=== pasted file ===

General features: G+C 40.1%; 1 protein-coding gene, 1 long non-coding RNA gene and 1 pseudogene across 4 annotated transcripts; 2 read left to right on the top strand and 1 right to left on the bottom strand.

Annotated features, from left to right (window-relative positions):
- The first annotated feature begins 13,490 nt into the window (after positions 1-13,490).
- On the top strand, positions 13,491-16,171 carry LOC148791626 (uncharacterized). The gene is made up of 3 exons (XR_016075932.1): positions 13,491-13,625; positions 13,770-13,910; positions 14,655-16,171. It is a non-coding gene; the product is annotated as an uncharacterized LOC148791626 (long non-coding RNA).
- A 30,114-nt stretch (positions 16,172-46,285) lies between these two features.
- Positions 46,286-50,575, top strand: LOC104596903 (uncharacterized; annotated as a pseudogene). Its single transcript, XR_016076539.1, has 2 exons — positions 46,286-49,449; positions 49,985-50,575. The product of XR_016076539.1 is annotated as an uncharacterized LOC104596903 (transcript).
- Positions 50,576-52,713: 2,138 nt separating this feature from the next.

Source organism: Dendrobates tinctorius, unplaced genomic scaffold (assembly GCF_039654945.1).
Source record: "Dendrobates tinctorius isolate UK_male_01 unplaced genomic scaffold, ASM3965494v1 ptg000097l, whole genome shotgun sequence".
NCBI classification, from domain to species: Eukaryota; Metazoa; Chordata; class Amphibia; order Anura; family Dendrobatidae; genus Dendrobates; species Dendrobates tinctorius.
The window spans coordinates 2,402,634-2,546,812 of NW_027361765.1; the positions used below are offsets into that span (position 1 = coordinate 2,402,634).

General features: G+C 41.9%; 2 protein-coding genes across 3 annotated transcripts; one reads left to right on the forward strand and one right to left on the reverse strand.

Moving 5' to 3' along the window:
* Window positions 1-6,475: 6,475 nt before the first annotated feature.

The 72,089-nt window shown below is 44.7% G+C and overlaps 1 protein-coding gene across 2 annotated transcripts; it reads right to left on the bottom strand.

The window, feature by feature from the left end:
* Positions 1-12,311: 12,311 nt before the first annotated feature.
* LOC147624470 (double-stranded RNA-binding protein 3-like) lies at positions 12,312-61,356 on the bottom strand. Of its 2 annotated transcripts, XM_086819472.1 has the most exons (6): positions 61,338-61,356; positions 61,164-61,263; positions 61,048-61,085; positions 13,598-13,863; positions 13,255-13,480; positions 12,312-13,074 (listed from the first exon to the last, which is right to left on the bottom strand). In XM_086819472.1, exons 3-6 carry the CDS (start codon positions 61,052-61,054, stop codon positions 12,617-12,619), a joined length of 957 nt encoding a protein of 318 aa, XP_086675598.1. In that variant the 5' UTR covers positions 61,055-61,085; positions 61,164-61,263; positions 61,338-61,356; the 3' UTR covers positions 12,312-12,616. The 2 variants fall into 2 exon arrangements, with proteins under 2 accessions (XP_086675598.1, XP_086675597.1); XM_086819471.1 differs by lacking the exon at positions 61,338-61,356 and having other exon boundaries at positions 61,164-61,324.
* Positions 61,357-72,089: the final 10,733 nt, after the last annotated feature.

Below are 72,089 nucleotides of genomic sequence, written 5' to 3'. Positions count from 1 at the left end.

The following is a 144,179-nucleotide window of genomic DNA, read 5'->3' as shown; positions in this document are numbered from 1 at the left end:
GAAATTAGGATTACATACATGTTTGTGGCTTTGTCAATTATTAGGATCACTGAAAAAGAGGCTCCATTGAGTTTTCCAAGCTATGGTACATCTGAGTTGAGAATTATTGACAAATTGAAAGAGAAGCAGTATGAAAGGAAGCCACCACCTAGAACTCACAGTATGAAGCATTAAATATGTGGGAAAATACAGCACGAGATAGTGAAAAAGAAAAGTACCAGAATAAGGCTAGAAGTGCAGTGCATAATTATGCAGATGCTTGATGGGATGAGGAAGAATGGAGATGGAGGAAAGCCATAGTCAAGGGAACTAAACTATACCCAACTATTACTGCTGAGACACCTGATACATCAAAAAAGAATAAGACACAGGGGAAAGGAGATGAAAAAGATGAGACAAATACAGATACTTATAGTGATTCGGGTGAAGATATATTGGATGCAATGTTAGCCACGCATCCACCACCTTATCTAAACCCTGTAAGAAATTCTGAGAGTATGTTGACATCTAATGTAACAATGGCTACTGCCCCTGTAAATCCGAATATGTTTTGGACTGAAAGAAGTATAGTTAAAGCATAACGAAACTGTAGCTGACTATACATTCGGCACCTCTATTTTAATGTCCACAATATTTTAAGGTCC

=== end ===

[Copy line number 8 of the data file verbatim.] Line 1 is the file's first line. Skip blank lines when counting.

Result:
Source organism: Dendrobates tinctorius, unplaced genomic scaffold (assembly GCF_039654945.1).